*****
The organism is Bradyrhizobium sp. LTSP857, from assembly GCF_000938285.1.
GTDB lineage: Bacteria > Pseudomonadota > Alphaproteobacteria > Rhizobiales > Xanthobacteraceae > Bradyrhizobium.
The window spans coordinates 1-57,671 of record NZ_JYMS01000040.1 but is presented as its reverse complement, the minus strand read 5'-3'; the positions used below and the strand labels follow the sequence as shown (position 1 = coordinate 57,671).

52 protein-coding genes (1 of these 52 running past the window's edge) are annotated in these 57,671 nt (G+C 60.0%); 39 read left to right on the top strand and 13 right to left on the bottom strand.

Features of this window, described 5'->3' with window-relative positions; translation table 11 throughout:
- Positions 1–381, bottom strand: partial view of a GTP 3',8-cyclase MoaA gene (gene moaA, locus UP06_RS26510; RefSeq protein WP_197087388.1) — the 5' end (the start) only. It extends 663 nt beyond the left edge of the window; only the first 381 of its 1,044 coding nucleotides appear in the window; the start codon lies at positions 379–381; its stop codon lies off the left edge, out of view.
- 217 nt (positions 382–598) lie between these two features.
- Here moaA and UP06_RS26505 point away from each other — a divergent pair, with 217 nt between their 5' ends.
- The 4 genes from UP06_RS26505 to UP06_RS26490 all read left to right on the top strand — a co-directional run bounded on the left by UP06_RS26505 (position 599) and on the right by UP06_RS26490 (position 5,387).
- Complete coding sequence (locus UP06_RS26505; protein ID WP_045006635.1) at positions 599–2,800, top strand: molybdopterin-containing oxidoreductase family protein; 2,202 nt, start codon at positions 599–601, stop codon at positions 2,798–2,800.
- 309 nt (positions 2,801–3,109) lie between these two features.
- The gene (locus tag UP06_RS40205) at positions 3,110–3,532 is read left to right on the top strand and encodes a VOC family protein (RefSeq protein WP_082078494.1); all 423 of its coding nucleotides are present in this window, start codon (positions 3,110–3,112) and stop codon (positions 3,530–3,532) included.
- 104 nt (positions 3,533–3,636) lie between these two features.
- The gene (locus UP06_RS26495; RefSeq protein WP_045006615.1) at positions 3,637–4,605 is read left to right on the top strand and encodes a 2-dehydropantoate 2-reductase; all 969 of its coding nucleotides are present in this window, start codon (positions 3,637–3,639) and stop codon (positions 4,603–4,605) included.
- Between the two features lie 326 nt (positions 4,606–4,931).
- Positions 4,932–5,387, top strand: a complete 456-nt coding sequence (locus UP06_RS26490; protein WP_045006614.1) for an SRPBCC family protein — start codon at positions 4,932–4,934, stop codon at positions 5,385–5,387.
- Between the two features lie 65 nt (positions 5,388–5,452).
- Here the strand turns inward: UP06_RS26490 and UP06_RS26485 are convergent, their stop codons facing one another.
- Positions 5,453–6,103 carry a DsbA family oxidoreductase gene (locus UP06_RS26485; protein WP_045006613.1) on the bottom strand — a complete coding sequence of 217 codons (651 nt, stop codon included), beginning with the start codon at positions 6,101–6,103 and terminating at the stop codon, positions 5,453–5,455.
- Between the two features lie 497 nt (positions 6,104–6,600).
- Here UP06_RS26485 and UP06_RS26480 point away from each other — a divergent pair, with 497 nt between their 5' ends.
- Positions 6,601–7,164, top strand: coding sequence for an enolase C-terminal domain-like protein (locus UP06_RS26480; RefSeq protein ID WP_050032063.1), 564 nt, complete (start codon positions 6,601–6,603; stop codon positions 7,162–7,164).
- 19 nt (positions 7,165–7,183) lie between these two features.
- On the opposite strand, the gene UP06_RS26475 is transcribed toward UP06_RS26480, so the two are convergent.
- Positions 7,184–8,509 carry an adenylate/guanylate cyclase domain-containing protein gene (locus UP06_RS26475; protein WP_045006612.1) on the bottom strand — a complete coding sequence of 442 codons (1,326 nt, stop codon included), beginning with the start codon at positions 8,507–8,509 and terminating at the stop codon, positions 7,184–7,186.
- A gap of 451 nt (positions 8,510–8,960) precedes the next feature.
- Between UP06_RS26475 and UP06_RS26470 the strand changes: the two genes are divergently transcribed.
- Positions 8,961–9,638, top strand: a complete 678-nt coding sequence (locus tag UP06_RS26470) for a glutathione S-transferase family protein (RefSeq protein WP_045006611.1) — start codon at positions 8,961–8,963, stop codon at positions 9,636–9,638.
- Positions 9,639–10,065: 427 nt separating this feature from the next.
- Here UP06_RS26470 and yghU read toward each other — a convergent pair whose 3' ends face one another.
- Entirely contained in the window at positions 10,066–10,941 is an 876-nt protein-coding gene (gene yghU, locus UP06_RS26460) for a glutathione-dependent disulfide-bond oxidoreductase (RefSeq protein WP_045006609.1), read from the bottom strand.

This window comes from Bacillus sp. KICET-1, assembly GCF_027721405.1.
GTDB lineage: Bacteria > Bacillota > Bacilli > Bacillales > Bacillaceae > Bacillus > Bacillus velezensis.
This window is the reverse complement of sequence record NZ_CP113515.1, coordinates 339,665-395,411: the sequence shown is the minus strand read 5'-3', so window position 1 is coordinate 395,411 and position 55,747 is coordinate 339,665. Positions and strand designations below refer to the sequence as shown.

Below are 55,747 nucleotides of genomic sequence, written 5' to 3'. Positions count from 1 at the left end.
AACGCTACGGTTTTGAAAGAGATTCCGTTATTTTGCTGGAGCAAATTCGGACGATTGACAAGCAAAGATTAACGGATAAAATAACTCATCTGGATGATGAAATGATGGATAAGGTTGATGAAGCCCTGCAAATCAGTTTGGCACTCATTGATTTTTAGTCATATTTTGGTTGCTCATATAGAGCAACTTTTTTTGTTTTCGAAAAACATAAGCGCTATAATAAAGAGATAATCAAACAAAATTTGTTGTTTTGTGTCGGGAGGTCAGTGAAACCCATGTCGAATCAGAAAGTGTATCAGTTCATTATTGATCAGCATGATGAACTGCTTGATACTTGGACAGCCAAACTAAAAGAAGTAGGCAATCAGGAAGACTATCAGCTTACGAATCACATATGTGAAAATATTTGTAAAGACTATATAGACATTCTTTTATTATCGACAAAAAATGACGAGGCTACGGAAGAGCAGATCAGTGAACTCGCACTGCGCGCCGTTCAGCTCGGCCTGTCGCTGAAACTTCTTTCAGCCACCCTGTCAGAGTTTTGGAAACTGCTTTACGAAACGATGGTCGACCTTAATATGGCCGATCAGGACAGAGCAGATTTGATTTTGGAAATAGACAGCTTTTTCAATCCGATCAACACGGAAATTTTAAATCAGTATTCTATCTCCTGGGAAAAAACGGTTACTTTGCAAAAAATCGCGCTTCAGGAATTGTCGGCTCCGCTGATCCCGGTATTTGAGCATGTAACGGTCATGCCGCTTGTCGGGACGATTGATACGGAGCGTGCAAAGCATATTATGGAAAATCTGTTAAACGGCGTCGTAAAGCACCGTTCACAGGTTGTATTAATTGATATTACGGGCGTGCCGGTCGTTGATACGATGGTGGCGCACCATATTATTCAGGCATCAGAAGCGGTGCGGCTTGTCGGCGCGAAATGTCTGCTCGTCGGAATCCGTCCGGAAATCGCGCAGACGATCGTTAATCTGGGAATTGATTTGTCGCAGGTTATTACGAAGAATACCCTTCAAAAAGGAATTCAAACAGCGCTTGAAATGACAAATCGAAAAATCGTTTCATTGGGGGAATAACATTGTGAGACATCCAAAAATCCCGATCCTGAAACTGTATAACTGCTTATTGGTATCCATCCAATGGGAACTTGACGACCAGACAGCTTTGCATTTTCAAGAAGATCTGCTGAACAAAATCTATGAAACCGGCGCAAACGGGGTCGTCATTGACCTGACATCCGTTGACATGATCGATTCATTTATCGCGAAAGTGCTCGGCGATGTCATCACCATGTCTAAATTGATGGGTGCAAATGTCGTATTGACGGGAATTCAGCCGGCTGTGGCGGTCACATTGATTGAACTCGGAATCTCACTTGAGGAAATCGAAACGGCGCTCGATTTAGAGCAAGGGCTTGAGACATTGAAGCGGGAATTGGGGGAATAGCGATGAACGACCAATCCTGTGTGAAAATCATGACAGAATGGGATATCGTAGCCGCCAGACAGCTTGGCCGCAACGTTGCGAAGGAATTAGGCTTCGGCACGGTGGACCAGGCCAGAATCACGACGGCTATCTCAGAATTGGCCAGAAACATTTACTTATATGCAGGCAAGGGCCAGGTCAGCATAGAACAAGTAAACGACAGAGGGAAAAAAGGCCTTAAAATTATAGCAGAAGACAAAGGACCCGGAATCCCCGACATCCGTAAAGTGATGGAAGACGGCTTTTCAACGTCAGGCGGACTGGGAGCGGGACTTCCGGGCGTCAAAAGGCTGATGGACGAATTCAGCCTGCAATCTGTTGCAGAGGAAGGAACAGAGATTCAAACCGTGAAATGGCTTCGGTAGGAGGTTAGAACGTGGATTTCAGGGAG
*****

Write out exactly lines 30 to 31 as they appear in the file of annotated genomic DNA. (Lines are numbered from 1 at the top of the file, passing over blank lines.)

- Here UP06_RS26470 and yghU read toward each other — a convergent pair whose 3' ends face one another.
- Entirely contained in the window at positions 10,066–10,941 is an 876-nt protein-coding gene (gene yghU, locus UP06_RS26460) for a glutathione-dependent disulfide-bond oxidoreductase (RefSeq protein WP_045006609.1), read from the bottom strand.